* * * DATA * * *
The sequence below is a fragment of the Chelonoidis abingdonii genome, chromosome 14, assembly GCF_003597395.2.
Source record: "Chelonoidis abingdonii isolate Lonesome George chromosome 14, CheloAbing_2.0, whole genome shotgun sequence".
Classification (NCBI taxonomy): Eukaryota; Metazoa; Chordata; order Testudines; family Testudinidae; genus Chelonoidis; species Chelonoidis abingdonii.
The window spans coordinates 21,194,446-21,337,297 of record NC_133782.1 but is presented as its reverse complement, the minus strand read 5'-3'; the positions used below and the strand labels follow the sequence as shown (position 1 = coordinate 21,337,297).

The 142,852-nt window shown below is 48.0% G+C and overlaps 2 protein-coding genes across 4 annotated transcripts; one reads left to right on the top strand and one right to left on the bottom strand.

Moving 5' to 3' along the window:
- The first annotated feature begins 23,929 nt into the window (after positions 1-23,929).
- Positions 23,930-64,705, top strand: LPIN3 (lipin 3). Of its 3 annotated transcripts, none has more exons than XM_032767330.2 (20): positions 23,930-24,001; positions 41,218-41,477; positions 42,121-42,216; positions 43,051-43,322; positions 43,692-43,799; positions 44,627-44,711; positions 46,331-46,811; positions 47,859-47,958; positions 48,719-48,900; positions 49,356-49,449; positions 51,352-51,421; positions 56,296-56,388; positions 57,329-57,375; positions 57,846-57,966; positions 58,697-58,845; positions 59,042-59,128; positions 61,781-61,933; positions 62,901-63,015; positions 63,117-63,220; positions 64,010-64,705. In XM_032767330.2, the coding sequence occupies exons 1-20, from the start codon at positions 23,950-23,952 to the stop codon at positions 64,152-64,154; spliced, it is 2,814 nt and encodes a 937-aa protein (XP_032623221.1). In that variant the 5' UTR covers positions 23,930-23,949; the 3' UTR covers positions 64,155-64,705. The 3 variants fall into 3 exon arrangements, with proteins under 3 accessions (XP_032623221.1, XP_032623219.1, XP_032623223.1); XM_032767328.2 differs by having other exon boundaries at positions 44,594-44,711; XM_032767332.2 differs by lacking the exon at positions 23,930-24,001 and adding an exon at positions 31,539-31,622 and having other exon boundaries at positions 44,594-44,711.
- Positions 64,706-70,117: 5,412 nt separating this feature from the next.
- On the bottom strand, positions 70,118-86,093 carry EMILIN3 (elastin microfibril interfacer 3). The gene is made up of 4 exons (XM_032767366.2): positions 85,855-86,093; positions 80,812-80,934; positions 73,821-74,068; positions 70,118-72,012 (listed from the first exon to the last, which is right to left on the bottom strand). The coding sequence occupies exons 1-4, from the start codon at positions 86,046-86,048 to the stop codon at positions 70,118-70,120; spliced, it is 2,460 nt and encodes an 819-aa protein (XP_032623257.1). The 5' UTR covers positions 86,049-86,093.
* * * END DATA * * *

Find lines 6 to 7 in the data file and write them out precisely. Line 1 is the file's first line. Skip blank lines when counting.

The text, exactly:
Moving 5' to 3' along the window:
- The first annotated feature begins 23,929 nt into the window (after positions 1-23,929).